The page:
Of course there were several other books that I simply loved, and you can read about them on my Goodreads page linked above.
What were your favorite books this year? Do let me know in comments!
Last year, as part of my end-of-the-year book update, I had made a list of books I wanted to read in 2022. Here’s my update on them!
- Sapiens : a graphic history. volume two, the pillars of civilization (Yuva Noah Harari): Done! ✅ Didn’t love as much as Part 1, but was worth reading nevertheless!
- The Glass Palace (Amitav Ghosh): Done! ✅ Didn’t love as much as his other books but some parts were very interesting!
- Caste: the origins of our discontents (Isabel Wilkerson): Done! ✅ This book must be made mandatory reading in school and colleges! And it prompted me to add a few more books to my next years To-Read list.
- 1984 (George Orwell) : Done! ✅ Can’t believe I hadn’t read this all my life! Was amazing, but left some questions unanswered!
- Violeta (Isabel Allende) : Done! ✅ Didn’t read this book for a year after getting it as an advanced copy, but read it in 2 days flat once I started. A beautiful book, this one!
Norwegian Wood (Haruki Murakami): Abandoning this book for now. The Overstory (Richard Powers): Couldn’t finish this one. Generational sagas have never really been my cup of tea. Abandoning this. Manufacturing Consent (Herman and Chomskey): I just couldn’t get through this book, as many times as I tried. And no, it’s not because the book is bad, but the subject just doesn’t reel me in enough. I think I am going to abandon it for now, and may (or may not) try to revisit it some other time. Am not even going to include it in the to-reads for next year! Sighh…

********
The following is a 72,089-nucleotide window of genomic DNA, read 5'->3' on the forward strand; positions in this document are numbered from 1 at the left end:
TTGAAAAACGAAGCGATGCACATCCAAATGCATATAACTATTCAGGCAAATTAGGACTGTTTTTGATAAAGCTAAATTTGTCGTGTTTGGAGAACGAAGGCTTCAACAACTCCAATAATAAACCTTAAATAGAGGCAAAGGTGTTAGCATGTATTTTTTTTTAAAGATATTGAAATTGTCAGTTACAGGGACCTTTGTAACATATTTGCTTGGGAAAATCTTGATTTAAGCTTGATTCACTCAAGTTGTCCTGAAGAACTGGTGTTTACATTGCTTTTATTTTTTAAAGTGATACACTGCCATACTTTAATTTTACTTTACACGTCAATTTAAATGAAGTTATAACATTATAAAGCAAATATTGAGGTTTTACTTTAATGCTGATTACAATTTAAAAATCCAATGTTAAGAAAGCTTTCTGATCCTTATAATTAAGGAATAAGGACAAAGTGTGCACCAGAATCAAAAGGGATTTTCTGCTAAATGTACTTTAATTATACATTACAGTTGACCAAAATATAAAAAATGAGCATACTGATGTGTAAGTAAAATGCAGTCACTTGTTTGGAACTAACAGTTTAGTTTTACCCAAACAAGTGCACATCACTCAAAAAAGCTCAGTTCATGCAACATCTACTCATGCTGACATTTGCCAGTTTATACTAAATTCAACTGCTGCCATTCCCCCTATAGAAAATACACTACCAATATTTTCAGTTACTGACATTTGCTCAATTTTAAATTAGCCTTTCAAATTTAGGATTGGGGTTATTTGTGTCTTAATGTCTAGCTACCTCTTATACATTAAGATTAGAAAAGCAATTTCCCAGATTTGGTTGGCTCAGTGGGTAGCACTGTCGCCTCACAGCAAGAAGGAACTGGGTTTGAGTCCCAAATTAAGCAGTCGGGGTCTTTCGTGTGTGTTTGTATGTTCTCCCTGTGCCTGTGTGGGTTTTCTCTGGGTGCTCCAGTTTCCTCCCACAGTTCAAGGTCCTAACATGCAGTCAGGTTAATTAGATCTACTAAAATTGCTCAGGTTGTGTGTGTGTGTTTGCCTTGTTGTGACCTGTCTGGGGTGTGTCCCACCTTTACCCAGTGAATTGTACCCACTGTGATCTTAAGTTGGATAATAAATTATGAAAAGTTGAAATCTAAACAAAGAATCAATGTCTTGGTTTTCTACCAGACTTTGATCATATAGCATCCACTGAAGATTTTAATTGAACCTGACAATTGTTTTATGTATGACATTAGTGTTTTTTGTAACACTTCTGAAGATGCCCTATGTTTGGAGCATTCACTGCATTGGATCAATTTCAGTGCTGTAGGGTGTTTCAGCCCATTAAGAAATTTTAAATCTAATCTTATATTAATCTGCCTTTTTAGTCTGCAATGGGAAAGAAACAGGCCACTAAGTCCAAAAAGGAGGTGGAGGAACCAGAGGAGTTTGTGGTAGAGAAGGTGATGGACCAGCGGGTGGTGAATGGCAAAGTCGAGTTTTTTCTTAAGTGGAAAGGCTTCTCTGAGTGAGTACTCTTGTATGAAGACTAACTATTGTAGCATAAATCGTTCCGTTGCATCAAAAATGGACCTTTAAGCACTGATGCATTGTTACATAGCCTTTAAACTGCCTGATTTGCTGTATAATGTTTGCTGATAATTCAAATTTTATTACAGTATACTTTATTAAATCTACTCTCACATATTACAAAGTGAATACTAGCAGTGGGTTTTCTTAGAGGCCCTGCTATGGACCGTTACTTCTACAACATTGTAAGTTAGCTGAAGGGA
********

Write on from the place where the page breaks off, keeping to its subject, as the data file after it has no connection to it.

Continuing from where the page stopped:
- 1Q84 (Haruki Murakami): Wasn’t able to read this one in 2022, but will do so in 2023 for sure.
- Anxious people (Fredrik Backman): Unfortunately, I haven’t even started the re-read of this! Hopefully this year I will!
And here’s my new list of books to be read in 2023:
- Go Set a watchman (Harper Lee): I’ve been meaning to read this one for way too long! I am a huge fan of Lee’s “To Kill A Mockingbird” – have read it thrice and made everyone around me read it. So I was excited when this book was published – but was put off by all the discussions about Atticus Finch turning out to be a racist. Now that Isabel Wilkerson, whose Caste book I read and loved, also mentioned this in the book, I think I have to go check it out for myself.